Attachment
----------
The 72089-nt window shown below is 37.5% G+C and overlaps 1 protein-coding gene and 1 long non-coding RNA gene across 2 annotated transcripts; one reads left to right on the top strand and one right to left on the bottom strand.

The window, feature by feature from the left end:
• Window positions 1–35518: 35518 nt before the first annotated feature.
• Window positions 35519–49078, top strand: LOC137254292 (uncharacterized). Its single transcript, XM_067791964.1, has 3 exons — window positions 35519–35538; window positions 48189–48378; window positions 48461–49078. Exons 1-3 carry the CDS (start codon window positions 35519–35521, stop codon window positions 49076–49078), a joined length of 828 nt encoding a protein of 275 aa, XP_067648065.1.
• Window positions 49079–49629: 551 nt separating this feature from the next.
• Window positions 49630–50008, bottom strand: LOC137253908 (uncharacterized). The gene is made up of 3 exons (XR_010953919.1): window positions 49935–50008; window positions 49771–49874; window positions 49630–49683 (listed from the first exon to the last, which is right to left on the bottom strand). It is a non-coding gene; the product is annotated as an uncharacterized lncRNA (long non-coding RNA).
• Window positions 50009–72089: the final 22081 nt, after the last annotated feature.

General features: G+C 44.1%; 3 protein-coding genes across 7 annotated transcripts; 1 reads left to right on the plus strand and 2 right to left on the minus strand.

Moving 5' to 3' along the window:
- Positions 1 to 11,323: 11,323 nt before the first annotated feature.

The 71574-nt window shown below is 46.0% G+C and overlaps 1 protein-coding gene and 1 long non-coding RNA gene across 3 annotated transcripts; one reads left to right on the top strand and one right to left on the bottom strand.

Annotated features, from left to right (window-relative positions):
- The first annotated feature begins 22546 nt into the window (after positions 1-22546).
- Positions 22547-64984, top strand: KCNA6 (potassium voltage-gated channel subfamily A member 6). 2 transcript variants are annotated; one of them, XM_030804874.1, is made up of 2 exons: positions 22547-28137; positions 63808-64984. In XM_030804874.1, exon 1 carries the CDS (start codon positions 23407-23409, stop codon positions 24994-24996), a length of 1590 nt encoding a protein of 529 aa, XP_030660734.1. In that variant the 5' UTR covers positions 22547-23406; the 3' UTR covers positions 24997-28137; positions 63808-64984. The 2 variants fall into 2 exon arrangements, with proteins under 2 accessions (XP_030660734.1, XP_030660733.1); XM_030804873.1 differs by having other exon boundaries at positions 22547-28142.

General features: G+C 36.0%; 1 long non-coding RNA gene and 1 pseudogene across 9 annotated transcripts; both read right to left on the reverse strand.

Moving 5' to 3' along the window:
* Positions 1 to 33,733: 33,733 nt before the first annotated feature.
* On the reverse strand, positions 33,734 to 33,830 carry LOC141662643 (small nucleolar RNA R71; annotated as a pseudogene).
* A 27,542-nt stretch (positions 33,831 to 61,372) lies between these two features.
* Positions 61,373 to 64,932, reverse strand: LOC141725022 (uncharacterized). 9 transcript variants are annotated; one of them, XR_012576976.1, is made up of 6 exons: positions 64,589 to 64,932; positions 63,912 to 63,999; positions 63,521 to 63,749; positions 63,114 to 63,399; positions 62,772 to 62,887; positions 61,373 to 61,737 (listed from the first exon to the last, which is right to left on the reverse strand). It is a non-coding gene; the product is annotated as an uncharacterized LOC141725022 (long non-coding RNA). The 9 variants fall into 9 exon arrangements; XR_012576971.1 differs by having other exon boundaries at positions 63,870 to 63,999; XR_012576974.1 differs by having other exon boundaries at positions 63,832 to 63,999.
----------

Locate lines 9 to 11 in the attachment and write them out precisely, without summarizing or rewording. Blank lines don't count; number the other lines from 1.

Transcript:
Moving 5' to 3' along the window:
- Positions 1 to 11,323: 11,323 nt before the first annotated feature.

The 71574-nt window shown below is 46.0% G+C and overlaps 1 protein-coding gene and 1 long non-coding RNA gene across 3 annotated transcripts; one reads left to right on the top strand and one right to left on the bottom strand.